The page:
Clause 31 - Confiscation of alcohol containersfrom young persons

Criminal Justice and Police Bill – in a Public Bill Committee am 10:30 am ar 1 Mawrth 2001.

Danfonwch hysbysiad imi am ddadleuon fel hyn

Photo of Charles Clarke Charles Clarke Minister of State, Home Office 10:30, 1 Mawrth 2001

I beg to move amendment No. 123, in page 24, line 11, leave out `substituted' and insert `inserted'.

This is a technical amendment that is necessary because the purpose of the clause is to insert the required wording in section 1(1) of the Confiscation of Alcohol (Young Persons) Act 1997. The use of the word ``substituted'' is not appropriate, given that the clause will not substitute one set of words for another. We want to ensure consistency between the 1997 Act and the wording of this Bill in respect of the confiscation of alcohol containers from persons in designated public places. The amendment has been tabled in the interests of accuracy, and I hope that it can be agreed to.

Photo of Oliver Heald Oliver Heald Shadow Spokesperson (Home Affairs)

This seems an entirely sensible amendment and we have no further comments to make.

Amendment agreed to.

Question proposed, That the clause, as amended, stand part of the Bill.

Photo of Simon Hughes Simon Hughes Shadow Spokesperson (Home Affairs) 10:45, 1 Mawrth 2001

We dealt with the issue of open containers that might contain alcohol when we debated clause 14. I have no problem with the power to take, in certain circumstances, what looks like a can of lager, when no one could know, without taking it, whether it actually contained lager. Will the Minister assure me that there is consistency between this provision and the earlier one?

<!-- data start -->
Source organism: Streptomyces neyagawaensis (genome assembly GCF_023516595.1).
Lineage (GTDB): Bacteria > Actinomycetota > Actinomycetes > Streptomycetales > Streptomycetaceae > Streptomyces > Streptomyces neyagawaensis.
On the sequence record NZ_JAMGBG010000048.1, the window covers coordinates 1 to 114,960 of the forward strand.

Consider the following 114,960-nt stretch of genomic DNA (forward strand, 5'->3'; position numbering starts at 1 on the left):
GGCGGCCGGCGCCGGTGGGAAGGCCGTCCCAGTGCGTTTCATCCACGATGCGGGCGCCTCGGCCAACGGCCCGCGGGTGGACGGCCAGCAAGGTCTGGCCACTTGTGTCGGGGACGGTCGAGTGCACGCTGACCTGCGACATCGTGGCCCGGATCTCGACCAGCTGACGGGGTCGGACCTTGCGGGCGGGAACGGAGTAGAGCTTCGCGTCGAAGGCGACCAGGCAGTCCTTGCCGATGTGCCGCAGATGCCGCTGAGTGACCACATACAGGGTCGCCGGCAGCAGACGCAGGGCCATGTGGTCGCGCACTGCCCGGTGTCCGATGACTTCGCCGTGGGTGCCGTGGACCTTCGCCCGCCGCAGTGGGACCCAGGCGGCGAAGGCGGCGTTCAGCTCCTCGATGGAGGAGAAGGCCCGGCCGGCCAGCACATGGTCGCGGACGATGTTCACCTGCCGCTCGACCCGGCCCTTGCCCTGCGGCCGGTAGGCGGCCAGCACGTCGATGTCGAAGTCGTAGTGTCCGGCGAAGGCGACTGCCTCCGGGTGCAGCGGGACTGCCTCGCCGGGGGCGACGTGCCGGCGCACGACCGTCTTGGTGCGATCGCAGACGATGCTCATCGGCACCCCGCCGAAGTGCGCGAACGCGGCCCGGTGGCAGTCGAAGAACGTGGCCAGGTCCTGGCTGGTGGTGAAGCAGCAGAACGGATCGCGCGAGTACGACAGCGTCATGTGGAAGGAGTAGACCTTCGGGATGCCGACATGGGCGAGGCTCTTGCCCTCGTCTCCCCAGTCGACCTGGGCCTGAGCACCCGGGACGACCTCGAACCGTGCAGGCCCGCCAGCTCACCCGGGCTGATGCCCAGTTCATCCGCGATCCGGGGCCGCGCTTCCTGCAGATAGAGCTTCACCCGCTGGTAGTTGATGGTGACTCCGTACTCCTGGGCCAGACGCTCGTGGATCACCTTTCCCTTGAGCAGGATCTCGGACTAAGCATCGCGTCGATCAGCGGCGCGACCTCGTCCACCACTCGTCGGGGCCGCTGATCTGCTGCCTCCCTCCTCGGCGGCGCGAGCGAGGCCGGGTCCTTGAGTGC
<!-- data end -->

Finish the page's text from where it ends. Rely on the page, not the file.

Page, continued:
More importantly, the Bill significantly changes the law on alcohol and alcohol-related disorder in public places and it would be beneficial if the Confiscation of Alcohol (Young Persons) Act 1997 was incorporated into the Bill. It seems pointless to keep a small Act, which was a private Member's Bill, on the statute book, with all the necessary cross-referencing, when it could be accommodated in the Bill. I would be happy to consider a proposal outside the Committee--I hope that Conservative Front Bench spokespeople would also be prepared to do that--to introduce a non-controversial, consolidating provision. I hope that the Minister will look favourably on my suggestion.